0 How to deal with frost and snow

There are many greenkeepers and apprentices who might want find this basic explanation of frosty conditions helpful. We recently spoke to Deputy Head Greenkeeper at Maesteg Golf Club, James Matthewman. Being in a dipped valley in the South of Wales, James is no stranger to cold climates and he offered an insight into what happens when turf becomes frosty.

He started by explaining the leaf and the importance to understand that size does matter. "When you have a frost, below zero, the green will go white and the leaf blade is not able to bend properly so, when people walk on the leaf blade it snaps, instead of being flexible - like in the summer. Therefore, it can't regenerate properly. This is when you get that brown and yellow colour because the turf is damaged."

He went on to explain the importance of differentiating between greens and fairway turf leaf when walking on frosty ground; "More damage is done to the greens than the fairways and the rough, because the leaf is a lot longer on those areas. Therefore, you are still damaging the leaf when walking on the fairways, but there is more leaf to stand on so you aren't snapping it."

However, James did go on to ease fears of the frost as he explained that; "The good news is that it can repair, as long as the right equipment is being used to reseed and drain."

So, what happens after the frost starts to thaw? James reiterates the awkwardness of the solid ground; "Again, the problem is that the ground is frozen and the rain will not drain - especially if it's heavy. If you can do it, then you could possibly close the course until that frost has thawed out by at least three inches deep."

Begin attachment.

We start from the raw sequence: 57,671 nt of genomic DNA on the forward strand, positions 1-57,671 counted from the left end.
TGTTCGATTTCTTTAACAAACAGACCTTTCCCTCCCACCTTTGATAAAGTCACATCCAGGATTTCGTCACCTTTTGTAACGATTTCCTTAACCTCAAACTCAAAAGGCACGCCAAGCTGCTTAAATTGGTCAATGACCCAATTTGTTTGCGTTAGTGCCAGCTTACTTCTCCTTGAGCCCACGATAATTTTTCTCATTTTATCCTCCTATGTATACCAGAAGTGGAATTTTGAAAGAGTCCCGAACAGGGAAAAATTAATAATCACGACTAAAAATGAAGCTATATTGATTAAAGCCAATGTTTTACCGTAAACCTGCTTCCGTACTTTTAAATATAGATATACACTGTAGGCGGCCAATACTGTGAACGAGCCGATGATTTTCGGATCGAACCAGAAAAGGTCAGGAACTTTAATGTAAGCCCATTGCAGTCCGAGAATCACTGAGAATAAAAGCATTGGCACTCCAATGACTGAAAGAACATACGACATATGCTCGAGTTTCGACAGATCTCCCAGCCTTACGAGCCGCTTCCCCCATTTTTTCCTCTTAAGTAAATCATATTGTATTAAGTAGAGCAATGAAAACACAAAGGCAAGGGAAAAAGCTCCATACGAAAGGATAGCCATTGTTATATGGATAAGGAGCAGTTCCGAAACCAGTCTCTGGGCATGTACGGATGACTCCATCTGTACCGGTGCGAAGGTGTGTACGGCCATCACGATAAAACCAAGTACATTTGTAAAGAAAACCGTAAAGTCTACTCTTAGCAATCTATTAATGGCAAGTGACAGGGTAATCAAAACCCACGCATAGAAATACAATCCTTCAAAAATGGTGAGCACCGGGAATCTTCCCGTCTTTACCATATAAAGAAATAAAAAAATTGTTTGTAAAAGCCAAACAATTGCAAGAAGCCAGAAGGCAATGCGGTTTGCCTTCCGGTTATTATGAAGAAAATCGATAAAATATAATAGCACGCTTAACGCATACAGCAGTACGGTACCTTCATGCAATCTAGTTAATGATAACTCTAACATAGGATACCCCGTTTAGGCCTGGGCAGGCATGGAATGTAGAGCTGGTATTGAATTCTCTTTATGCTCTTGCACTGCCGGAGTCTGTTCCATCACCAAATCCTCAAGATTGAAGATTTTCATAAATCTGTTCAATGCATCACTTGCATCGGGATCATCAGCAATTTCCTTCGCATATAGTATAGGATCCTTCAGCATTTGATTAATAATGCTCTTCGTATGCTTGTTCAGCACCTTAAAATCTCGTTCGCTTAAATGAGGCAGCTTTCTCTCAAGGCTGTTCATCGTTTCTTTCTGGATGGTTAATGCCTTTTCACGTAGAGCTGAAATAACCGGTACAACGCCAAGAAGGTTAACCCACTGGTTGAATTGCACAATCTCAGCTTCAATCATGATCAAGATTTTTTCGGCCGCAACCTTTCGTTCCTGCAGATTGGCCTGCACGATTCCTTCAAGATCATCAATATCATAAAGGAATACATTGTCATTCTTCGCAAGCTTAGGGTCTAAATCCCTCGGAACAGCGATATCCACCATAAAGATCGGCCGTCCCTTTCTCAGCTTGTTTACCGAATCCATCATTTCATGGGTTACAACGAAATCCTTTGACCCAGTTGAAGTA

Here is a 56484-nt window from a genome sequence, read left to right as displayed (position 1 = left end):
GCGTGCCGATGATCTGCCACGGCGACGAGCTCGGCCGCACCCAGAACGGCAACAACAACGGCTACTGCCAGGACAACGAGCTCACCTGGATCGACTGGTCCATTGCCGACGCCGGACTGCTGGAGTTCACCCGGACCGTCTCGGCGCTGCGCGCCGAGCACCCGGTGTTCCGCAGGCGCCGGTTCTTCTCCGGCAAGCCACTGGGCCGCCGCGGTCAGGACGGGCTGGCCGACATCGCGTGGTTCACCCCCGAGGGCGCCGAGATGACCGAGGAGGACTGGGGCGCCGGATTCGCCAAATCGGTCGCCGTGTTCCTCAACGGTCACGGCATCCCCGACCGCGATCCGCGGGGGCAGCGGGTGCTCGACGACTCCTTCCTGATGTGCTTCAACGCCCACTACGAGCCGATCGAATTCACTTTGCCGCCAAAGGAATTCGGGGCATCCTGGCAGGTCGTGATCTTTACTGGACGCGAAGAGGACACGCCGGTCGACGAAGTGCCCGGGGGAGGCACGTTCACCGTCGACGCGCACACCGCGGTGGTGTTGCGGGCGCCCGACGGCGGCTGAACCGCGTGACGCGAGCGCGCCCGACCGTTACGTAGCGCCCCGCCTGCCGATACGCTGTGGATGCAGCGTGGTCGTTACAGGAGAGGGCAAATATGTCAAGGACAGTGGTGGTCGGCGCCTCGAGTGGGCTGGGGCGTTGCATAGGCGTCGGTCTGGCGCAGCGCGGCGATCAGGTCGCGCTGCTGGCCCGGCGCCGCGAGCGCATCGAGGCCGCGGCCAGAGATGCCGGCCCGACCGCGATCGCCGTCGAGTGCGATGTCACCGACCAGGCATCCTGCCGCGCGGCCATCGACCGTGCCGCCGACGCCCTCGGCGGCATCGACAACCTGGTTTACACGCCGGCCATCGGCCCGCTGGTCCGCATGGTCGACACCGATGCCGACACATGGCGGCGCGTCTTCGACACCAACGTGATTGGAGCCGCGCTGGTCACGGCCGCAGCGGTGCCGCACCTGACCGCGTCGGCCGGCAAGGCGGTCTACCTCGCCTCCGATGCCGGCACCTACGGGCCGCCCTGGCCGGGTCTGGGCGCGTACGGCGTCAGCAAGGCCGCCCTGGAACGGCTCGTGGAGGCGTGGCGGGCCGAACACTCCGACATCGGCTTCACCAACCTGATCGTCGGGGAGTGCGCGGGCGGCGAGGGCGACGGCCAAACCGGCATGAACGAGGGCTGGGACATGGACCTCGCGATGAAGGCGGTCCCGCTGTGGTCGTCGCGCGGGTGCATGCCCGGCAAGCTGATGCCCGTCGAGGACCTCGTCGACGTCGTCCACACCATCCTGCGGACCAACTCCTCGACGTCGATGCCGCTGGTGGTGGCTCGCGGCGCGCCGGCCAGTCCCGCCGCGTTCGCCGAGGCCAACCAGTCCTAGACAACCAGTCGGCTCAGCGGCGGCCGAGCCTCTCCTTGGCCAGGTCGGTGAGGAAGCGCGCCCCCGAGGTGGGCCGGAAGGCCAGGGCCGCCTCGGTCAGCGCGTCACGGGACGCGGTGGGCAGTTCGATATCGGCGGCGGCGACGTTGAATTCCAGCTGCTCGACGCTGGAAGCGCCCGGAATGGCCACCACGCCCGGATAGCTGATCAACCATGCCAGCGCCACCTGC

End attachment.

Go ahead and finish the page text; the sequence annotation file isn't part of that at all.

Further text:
GMA advice for snowfall

Snow clearance is extremely labour-intensive and heavy snowfalls are very difficult to deal with particularly at a grassroots level.

  • Light snow may be cleared by simple methods such as dragging heavy ropes over the surface in a similar way to removing dew. Heavy-duty plastic snow shovels, drag brushes and mats can be used to good effect. Handheld air blowers are also an option. Larger mechanical equipment should be avoided where possible particularly if the ground is thawed below as it may damage the soil and churn up the turf.
  • Larger snowfalls require a significant workforce and time to remove and, whilst postponements or cancellations are never desirable, this may be a more viable option.
  • It is often a good idea to mark a pitch in a different colour if snow is expected during a fixture.
  • If you maintain an artificial surface, please consult the manufacturer's guidance on snow clearance, 3G pitch infills are easily displaced during snow removal and costly to replace or redisperse.
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